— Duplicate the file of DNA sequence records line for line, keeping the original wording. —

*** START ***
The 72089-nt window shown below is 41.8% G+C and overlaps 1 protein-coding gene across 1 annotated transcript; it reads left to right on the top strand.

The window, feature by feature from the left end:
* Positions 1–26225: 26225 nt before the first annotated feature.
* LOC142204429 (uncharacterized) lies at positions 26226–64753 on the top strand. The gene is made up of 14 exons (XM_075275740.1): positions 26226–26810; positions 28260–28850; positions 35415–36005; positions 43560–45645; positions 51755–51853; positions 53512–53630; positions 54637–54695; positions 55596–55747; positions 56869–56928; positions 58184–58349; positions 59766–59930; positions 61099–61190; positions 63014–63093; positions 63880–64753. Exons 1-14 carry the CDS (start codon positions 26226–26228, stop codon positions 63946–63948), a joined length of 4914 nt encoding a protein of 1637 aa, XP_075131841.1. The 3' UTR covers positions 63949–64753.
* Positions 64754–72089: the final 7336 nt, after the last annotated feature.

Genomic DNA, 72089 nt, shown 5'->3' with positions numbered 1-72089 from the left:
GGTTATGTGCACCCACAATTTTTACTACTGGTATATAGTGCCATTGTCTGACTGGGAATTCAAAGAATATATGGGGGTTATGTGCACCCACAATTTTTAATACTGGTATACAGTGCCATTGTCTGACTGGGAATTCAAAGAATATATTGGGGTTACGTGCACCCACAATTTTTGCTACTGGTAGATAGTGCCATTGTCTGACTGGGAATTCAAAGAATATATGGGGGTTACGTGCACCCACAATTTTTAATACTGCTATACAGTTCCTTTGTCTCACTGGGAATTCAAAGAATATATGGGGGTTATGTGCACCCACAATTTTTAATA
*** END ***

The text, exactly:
The 72089-nt window shown below is 41.8% G+C and overlaps 1 protein-coding gene across 1 annotated transcript; it reads left to right on the top strand.

The window, feature by feature from the left end:
* Positions 1–26225: 26225 nt before the first annotated feature.
* LOC142204429 (uncharacterized) lies at positions 26226–64753 on the top strand. The gene is made up of 14 exons (XM_075275740.1): positions 26226–26810; positions 28260–28850; positions 35415–36005; positions 43560–45645; positions 51755–51853; positions 53512–53630; positions 54637–54695; positions 55596–55747; positions 56869–56928; positions 58184–58349; positions 59766–59930; positions 61099–61190; positions 63014–63093; positions 63880–64753. Exons 1-14 carry the CDS (start codon positions 26226–26228, stop codon positions 63946–63948), a joined length of 4914 nt encoding a protein of 1637 aa, XP_075131841.1. The 3' UTR covers positions 63949–64753.
* Positions 64754–72089: the final 7336 nt, after the last annotated feature.

Genomic DNA, 72089 nt, shown 5'->3' with positions numbered 1-72089 from the left:
GGTTATGTGCACCCACAATTTTTACTACTGGTATATAGTGCCATTGTCTGACTGGGAATTCAAAGAATATATGGGGGTTATGTGCACCCACAATTTTTAATACTGGTATACAGTGCCATTGTCTGACTGGGAATTCAAAGAATATATTGGGGTTACGTGCACCCACAATTTTTGCTACTGGTAGATAGTGCCATTGTCTGACTGGGAATTCAAAGAATATATGGGGGTTACGTGCACCCACAATTTTTAATACTGCTATACAGTTCCTTTGTCTCACTGGGAATTCAAAGAATATATGGGGGTTATGTGCACCCACAATTTTTAATA